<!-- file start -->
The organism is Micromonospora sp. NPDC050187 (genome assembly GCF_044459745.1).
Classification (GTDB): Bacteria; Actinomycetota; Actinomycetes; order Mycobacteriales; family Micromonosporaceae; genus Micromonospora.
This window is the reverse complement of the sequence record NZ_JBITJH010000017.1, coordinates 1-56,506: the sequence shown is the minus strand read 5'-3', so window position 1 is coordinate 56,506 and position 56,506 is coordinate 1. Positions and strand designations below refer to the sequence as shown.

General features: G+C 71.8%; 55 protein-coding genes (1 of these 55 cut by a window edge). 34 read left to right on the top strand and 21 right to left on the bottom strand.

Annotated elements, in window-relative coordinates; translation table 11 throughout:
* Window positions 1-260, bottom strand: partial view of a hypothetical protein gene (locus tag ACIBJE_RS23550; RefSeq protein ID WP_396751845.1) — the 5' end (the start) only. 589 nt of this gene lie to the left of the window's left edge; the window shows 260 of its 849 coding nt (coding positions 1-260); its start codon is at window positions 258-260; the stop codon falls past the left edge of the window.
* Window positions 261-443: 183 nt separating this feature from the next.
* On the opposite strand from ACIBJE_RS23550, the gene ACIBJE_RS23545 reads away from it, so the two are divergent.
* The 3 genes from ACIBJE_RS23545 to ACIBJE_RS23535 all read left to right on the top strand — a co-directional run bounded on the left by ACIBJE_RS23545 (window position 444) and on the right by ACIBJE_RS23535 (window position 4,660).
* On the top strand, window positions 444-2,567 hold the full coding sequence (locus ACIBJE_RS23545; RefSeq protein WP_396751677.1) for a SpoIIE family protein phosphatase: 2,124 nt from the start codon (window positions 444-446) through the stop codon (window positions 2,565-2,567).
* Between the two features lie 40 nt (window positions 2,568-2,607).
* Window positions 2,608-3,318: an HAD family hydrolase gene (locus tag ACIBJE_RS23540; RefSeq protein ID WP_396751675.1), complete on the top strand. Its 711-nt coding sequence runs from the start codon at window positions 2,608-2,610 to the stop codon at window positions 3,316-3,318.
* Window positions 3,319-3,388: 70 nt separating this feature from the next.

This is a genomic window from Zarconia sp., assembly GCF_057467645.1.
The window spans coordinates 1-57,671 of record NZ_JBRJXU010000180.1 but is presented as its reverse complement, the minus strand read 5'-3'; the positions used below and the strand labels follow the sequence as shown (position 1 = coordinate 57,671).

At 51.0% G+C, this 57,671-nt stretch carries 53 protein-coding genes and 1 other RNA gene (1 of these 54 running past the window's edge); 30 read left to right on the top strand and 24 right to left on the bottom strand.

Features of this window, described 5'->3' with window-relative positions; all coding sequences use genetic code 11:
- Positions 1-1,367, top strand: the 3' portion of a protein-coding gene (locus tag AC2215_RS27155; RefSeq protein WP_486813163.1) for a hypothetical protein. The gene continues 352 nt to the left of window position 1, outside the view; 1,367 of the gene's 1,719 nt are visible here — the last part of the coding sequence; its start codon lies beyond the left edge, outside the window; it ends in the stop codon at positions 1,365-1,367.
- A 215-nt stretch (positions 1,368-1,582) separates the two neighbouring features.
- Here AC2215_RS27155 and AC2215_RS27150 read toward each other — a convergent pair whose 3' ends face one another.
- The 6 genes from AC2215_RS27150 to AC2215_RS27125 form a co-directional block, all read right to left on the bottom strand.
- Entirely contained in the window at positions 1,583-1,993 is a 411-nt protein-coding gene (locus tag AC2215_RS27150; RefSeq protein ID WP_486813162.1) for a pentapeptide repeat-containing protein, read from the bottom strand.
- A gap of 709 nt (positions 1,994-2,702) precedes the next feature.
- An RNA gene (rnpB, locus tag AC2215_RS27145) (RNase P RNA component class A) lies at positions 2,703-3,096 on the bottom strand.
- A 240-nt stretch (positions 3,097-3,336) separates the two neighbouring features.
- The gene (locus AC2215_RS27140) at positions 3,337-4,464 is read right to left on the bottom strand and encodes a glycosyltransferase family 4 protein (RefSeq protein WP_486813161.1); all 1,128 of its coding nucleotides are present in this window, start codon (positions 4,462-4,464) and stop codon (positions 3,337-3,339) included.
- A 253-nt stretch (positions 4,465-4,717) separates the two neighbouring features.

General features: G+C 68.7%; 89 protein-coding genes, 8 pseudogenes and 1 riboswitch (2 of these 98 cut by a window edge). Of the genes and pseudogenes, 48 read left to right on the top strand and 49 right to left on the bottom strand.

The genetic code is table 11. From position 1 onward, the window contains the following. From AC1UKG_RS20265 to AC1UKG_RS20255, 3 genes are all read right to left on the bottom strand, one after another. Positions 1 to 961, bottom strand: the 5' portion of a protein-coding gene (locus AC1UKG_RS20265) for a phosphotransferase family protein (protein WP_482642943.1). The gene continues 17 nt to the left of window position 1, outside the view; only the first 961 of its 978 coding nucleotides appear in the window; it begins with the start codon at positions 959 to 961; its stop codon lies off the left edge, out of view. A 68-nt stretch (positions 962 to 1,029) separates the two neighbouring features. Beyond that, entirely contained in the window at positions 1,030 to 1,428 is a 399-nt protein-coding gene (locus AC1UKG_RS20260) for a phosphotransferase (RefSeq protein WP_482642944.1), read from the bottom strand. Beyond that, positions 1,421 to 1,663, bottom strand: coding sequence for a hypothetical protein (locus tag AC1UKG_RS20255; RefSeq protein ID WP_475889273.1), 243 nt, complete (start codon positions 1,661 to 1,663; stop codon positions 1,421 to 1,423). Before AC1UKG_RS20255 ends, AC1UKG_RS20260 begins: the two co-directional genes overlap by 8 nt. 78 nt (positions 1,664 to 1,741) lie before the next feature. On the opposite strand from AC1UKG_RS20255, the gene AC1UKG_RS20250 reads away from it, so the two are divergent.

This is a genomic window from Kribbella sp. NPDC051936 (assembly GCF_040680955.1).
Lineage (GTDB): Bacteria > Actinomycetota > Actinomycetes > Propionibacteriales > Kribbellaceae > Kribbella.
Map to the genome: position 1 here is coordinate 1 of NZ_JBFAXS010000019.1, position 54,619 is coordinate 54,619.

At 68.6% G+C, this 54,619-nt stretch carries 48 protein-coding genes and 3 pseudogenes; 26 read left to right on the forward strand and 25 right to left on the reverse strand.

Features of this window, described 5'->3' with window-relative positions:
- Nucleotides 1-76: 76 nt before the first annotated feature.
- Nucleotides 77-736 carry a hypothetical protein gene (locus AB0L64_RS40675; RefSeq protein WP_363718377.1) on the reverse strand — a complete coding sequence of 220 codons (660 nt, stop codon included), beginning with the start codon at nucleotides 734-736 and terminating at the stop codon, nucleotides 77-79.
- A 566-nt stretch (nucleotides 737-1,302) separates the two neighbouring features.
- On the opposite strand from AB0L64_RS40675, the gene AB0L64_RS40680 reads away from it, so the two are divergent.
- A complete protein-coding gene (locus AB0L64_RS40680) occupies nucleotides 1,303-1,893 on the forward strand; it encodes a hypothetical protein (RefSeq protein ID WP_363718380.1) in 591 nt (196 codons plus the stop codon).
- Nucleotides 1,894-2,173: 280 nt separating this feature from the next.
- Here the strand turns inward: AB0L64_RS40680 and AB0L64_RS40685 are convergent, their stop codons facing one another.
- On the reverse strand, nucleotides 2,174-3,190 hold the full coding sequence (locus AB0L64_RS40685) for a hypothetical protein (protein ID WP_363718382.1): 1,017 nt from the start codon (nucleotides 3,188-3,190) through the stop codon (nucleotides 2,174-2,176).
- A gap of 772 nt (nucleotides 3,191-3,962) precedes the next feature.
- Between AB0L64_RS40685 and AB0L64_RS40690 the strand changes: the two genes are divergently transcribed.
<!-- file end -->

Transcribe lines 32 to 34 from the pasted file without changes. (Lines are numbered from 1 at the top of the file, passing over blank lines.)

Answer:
Map to the genome: position 1 here is coordinate 1 of NZ_JBFAXS010000019.1, position 54,619 is coordinate 54,619.

At 68.6% G+C, this 54,619-nt stretch carries 48 protein-coding genes and 3 pseudogenes; 26 read left to right on the forward strand and 25 right to left on the reverse strand.

Features of this window, described 5'->3' with window-relative positions: